ETFs work on replicating the performance of an index either through physical or synthetic replication. Physical ETFs are straightforward as they simply buy the index's constituents. In some circumstances, fund managers replicate the index synthetically, so instead of owning the underlying securities physically, the index's performance will be delivered by entering into a derivative agreement (called a "swap").

Most Robo-advisors use physical ETFs rather than synthetic ones when creating their portfolios.

Fund domicile

It’s worth knowing the registered country of the ETF you want to hold to avoid tax complications at a later stage. Most ETFs are domiciled in Ireland and Luxembourg due to their sound reputation and expertise in fund management and are under the European UCITS framework (which follows highly regulated standards). Moreover, these jurisdictions offer many advantages in terms of taxation and regulations. 

Authorized participants and market makers

An authorized participant is a financial institution managing the creation and redemption of ETF shares in the primary market. They help keep the ETF’s price in line with the value of its underlying securities.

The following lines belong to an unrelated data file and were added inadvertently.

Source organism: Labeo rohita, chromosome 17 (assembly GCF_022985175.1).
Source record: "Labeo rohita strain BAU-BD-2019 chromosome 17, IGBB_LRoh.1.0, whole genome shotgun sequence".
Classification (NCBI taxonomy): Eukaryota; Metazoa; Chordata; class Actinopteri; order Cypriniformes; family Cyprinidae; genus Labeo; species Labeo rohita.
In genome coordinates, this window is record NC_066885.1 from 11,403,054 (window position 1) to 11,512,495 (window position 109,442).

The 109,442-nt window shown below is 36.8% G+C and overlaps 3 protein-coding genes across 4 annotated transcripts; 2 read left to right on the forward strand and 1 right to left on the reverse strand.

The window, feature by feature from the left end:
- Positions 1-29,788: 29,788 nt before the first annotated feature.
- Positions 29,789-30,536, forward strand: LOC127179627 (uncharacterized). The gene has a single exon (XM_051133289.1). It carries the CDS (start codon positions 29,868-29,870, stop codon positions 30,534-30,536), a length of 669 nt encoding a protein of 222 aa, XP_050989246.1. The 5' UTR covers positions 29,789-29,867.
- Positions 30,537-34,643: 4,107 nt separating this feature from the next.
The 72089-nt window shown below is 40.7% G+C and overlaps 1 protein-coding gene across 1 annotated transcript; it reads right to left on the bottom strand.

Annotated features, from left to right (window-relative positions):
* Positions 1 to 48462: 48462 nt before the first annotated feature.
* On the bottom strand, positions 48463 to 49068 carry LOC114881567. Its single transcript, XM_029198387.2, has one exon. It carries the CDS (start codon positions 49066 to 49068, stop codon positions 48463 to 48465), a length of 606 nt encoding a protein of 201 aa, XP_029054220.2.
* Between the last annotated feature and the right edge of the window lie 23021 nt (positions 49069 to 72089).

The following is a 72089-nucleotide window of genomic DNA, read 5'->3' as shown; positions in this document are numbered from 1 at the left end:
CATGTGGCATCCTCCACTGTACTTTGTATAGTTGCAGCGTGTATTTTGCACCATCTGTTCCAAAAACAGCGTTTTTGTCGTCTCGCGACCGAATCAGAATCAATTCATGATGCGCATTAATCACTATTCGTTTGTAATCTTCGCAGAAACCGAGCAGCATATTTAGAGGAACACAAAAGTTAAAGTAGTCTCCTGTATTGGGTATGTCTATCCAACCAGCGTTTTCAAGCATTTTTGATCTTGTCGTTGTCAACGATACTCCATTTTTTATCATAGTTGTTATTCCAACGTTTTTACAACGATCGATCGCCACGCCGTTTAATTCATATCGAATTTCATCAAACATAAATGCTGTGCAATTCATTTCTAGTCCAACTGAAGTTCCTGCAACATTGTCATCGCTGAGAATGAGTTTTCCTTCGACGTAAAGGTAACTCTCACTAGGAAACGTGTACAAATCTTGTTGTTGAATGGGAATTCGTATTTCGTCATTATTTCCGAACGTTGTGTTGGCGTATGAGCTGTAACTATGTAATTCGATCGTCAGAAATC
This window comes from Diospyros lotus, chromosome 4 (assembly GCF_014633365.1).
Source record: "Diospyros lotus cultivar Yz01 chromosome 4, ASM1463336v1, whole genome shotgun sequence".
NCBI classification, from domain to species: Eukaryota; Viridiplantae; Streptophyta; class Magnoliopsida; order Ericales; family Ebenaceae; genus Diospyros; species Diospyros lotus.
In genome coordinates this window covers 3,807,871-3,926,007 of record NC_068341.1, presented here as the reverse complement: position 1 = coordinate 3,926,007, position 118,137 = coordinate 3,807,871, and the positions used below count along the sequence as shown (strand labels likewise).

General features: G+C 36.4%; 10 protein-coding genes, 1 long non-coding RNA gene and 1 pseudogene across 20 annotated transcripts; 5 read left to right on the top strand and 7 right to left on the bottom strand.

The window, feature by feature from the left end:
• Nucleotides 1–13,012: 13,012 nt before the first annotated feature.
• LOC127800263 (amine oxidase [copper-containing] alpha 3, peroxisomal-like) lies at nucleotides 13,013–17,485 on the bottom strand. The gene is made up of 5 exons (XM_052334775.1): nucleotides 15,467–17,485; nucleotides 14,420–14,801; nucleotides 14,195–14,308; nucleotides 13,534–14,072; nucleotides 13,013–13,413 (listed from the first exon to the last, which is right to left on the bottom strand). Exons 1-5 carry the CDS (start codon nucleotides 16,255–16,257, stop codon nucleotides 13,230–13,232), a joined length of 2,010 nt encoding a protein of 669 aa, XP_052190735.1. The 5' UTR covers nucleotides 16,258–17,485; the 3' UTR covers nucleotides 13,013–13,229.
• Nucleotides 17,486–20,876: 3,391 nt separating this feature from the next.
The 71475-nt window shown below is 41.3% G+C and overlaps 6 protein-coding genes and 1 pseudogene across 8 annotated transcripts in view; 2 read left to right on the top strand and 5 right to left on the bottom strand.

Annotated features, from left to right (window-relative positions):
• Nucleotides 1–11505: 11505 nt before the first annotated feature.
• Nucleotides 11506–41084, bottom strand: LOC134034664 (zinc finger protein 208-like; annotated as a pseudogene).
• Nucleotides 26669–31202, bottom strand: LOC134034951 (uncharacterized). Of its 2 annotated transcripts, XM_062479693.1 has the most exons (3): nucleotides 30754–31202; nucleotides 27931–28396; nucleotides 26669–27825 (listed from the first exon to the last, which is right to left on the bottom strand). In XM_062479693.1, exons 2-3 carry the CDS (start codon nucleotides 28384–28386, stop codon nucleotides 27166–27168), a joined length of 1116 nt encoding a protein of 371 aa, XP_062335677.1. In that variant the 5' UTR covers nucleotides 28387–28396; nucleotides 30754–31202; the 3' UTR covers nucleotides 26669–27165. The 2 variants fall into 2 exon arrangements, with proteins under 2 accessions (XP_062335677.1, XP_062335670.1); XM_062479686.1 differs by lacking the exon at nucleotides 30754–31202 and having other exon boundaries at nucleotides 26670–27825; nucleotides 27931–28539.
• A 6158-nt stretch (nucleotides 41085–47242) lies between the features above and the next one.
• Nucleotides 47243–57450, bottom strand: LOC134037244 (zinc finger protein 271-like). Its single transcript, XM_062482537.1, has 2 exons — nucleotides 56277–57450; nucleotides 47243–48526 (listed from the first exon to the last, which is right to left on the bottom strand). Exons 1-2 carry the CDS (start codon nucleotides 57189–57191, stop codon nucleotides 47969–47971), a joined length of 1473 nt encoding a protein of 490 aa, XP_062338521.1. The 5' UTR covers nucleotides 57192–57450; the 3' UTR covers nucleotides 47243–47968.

A market maker is an entity (broker-dealer) that can transact with clients and provide them with buy and sell quotes.

Tax Efficient

Two factors make ETFs among the most tax-efficient investment instruments:

  • Low portfolio turnover: ETFs are generally passively managed, which means they have lower turnover than actively managed strategies, so they minimize investors’ exposure to tax on capital gains;
  • The ability to execute in-kind redemptions: Redemptions can be handled by delivering various securities rather than cash, which allows most ETFs to avoid tax on capital gains that arise from selling securities in cash.

Types of ETFs

ETFs can track two types of indexes: the marketas a whole, such as the Dow Jones Industrial Average and the S&P 500, or amore targeted subset of the market. We will list below some of the most commonly used ETFs by investors:

Equity ETFs